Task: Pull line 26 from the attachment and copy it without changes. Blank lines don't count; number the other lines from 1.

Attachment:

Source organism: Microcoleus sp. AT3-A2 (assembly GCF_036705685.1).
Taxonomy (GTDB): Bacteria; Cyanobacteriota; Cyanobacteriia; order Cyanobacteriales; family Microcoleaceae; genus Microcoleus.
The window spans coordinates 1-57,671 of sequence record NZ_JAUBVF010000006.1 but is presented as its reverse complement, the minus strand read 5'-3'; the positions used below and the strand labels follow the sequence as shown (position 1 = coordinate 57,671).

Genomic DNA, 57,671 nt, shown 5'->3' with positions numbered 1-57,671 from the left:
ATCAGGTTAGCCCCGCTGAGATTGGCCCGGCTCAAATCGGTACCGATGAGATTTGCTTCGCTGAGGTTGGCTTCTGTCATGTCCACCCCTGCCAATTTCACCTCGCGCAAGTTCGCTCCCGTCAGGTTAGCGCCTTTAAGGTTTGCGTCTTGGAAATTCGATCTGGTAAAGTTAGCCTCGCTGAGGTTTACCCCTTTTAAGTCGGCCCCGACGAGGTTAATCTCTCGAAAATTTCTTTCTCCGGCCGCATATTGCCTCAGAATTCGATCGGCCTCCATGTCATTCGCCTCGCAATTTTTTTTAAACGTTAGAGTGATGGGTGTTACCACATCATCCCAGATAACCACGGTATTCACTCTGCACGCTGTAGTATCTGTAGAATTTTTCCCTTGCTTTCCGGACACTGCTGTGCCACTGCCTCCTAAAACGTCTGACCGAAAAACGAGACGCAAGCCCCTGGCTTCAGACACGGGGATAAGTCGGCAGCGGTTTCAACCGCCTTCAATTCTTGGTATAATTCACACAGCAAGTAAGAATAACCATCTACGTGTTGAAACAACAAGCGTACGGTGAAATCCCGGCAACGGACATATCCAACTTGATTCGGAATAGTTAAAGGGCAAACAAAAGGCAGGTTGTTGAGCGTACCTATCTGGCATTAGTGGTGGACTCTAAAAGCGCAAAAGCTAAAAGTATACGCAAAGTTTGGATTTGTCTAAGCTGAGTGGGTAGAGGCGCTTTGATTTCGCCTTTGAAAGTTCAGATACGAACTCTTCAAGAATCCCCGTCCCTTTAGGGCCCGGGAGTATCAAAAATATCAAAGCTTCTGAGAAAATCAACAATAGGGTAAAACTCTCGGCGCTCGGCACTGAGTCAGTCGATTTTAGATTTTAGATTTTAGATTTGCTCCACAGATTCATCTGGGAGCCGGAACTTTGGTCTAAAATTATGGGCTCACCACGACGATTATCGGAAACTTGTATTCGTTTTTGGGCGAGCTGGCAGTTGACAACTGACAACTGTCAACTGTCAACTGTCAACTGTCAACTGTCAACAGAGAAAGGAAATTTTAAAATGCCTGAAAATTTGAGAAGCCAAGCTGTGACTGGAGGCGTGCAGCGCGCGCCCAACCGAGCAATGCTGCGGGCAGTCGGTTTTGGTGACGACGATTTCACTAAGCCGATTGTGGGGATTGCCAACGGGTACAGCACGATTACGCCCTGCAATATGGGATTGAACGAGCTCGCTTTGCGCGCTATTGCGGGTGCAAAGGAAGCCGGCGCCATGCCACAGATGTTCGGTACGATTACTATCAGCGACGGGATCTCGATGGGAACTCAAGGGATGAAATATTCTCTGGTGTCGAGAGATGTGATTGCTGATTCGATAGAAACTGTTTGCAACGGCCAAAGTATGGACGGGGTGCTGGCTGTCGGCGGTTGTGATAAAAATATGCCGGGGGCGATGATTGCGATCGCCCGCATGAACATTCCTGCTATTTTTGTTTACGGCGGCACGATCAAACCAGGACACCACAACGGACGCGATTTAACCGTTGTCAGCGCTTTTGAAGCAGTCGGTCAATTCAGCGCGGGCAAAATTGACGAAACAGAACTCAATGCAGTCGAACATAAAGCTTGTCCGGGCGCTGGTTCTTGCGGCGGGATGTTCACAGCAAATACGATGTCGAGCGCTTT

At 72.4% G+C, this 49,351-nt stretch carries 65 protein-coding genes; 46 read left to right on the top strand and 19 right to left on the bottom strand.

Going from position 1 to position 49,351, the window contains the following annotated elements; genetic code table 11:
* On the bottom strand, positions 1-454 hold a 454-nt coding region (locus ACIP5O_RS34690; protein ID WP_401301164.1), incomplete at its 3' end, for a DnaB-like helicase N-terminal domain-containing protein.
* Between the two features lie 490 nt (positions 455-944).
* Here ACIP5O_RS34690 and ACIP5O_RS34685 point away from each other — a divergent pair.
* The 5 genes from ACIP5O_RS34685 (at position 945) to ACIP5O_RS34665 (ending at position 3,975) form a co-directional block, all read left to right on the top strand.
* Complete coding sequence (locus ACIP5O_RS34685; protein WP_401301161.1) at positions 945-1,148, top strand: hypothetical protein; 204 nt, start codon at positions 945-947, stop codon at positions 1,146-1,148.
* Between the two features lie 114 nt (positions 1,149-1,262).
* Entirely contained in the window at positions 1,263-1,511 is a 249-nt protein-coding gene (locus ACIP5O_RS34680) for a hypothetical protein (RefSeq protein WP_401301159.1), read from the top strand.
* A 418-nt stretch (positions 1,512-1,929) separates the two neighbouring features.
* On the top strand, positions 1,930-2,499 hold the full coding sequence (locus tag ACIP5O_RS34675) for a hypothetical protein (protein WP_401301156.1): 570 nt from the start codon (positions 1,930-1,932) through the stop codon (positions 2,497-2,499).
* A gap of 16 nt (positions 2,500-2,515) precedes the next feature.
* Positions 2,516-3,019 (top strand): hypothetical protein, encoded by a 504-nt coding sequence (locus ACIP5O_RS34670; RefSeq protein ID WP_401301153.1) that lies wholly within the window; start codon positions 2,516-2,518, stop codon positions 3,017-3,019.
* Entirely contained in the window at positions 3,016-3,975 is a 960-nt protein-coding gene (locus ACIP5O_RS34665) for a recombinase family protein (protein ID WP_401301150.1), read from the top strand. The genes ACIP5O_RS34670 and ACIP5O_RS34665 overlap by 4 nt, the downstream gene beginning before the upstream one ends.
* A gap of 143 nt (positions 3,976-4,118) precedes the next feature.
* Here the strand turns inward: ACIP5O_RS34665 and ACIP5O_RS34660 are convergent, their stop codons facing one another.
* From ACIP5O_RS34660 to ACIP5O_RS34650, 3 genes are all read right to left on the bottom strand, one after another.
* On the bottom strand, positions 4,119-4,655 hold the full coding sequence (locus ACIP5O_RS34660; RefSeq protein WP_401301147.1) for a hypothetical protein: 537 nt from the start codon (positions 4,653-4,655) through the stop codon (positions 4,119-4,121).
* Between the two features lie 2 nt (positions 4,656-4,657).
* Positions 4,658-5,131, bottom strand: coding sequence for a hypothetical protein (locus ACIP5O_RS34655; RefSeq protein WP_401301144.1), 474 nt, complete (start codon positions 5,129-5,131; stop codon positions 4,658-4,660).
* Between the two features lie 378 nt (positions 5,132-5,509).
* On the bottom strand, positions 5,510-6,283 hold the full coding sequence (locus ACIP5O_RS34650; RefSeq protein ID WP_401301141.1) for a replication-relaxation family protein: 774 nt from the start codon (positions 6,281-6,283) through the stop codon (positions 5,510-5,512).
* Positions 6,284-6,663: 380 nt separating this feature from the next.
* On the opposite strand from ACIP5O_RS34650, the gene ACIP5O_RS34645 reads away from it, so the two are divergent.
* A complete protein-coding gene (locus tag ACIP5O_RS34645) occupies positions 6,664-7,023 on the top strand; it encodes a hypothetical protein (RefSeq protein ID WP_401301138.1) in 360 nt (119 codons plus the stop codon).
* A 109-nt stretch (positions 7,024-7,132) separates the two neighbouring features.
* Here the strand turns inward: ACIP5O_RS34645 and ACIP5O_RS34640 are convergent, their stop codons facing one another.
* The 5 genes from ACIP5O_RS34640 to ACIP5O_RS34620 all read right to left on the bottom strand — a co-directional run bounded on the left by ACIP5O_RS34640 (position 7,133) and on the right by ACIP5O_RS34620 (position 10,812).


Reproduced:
* Between the two features lie 378 nt (positions 5,132-5,509).